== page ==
Interviewed by Connor Bjotvedt
In Mountain Redemption (Black Lawrence Press, 2013), which won the Fall 2011 Black River chapbook competition, poet Nick McRae focuses on the role of tradition and the emergence of Christian religions in mountain towns. Elegiac in tone and narrative in structure, the book explores life and death in these mountain communities through the lens of Biblical stories and motifs.
In addition to Mountain Redemption, McRae is the author of The Name Museum (C&R Press, 2014) and the editor of the anthology Gathered: Contemporary Quaker Poets (Sundress Publications, 2013). He earned his MFA in creative writing from The Ohio State University, and is currently a Robert B. Toulouse Doctoral Fellow in English at the University of North Texas.
Connor Bjotvedt: One of Mountain Redemption’s themes revolves around rural community. I see a type of “rural religion” in the opening poems, centered on the life and death of animals, with humans having a caretaker relationship with the animals that surround them. The people who inhabit the small town setting have also developed their own customs, such as in "Take, Eat," in which the crawdad becomes a kind of communion. Since religion comes back later in the book in a more structured, “church” sense, why does the book begin in the rural community?
Nick McRae: I like the phrase "rural religion"; it definitely feels appropriate to my sense of the book, particularly the first section, as you pointed out, and the third section is almost as strongly tied to that idea, albeit in perhaps a more personal way.
When Diane, my wonderful editor at Black Lawrence Press, asked me for a one-sentence description of the book to send to distributors, I think I used a phrase like "Christian mythos and the legacy of Southern ruralism" or something like that in describing it. Your phrase is probably better, and certainly more concise. But yes, that's something I think about a lot: the myriad ways that symbolism from Christian mythology manifests itself in rural communities. Usually this involves some sort of violent act. You mention the crawdad in "Take, Eat," for instance; there are also many images of dead or dying deer, which is something that stands out in my mind as one of my central connections to violence during childhood. One bit of my standard between-poem banter at readings is that I have no personal antipathy toward deer. I don't, of course, but for some reason it remains a humorous thing to hear someone say.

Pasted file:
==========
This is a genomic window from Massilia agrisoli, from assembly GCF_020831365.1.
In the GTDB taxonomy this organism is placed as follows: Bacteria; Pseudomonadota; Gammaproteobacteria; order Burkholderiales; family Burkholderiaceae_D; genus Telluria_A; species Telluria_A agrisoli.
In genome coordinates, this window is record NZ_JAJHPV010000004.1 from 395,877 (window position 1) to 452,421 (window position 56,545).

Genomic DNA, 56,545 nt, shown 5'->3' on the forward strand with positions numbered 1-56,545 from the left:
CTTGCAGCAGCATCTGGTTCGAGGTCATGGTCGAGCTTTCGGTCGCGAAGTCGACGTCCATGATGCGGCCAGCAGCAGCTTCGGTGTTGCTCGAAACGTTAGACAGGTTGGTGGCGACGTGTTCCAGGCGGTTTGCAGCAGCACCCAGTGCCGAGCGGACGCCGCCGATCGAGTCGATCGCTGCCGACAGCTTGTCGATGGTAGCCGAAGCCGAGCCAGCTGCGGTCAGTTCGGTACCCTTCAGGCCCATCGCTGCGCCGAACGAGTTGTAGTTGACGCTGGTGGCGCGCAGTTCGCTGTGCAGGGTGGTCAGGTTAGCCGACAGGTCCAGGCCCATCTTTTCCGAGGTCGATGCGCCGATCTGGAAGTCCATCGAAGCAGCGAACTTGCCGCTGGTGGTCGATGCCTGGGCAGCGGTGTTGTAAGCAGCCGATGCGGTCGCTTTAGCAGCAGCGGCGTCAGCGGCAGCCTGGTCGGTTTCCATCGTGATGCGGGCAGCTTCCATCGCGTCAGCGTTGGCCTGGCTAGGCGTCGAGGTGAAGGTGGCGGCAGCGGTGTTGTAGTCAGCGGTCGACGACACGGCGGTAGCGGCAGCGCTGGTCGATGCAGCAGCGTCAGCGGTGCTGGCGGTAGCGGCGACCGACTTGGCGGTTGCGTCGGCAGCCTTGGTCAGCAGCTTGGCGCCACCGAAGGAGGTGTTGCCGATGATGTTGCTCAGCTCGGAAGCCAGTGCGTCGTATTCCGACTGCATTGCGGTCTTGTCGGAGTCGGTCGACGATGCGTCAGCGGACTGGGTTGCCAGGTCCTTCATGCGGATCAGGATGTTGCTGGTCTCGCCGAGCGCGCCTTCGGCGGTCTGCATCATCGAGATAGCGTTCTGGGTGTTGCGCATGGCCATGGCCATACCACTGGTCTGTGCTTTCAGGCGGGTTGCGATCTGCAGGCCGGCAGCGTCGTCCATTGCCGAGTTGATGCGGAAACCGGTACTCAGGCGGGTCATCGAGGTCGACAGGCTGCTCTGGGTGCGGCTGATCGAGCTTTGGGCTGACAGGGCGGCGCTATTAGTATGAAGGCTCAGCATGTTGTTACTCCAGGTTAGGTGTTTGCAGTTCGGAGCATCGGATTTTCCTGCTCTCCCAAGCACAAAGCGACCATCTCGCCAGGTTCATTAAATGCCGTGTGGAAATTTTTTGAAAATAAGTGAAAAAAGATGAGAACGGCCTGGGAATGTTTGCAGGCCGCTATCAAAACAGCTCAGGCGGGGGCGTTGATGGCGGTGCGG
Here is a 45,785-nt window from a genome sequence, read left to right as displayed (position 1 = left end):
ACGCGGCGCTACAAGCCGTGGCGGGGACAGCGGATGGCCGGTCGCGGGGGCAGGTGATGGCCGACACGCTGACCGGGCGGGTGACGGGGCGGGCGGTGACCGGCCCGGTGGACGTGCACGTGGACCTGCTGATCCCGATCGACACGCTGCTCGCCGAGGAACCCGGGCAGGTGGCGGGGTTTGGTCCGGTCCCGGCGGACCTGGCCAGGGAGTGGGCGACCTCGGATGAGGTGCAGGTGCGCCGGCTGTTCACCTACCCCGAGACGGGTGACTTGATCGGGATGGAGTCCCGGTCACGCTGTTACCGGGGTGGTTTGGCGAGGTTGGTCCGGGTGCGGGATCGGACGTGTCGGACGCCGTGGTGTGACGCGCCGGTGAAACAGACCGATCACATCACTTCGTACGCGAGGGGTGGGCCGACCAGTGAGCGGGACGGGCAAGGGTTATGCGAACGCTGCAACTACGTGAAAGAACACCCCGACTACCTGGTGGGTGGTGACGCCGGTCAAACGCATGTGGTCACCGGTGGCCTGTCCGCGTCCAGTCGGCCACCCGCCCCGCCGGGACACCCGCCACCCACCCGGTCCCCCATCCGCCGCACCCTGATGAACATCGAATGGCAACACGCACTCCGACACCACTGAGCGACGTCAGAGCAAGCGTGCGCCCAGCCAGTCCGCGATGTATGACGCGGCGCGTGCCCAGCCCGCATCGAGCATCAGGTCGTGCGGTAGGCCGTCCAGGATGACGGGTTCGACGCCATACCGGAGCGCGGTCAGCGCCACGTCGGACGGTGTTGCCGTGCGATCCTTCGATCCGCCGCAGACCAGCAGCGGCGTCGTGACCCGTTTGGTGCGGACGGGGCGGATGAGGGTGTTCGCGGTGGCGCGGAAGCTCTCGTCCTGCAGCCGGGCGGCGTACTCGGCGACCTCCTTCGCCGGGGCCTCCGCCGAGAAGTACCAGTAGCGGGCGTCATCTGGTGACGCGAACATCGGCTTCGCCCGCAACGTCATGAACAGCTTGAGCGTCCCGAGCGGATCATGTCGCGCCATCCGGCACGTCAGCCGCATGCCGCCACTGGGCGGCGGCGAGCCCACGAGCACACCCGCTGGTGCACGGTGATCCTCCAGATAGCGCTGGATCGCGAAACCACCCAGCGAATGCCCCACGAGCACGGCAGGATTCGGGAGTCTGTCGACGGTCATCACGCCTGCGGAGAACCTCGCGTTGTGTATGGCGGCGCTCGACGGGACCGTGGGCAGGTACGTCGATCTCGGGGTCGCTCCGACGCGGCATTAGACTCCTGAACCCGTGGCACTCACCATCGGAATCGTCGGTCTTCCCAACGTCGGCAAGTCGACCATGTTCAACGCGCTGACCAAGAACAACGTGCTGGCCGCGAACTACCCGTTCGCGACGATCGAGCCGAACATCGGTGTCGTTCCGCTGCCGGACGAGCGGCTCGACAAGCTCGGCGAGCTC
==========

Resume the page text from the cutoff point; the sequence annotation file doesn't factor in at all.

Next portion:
This type of violence echoes, to me, much of the sacrificial imagery of the Bible: the literal sacrificial lambs of the Old Testament, the figurative sacrificial lamb (Jesus) in the New Testament. There is a way in which the Christian tradition of blessing food before eating it completes a kind of mimicked sacrificial rite, whether that food is the deer or crawdads in these poems or the fruit in "Persimmon," where the violence against the trees requires eating as a kind of atonement for that violence. The danger is that it becomes a justification for violence instead of an atonement for it. Acknowledging that danger, I nonetheless try to honor those traditions as much as I am able to.
CB: As a poet of faith, do you feel that you are narrowing your reader base by including religious motifs and stories in your work?
NM: This kind of concern—whether content that touches on a spiritual tradition might push away readers who are not from nor have any interest in being part of that tradition—is something that we poets think we need to worry about, but I have found that fewer readers than we might expect will reject a poem simply because it touches on religion. It will happen, yes, but I have found it to be somewhat rare.
I had a teacher once who would often say something to the effect of "I don't much go in for the churchy stuff" when confronted with a student poem with religious content, but even he, who voiced reservations right up front, would find things to value in those poems provided they did more than rehash and re-present religious doctrine.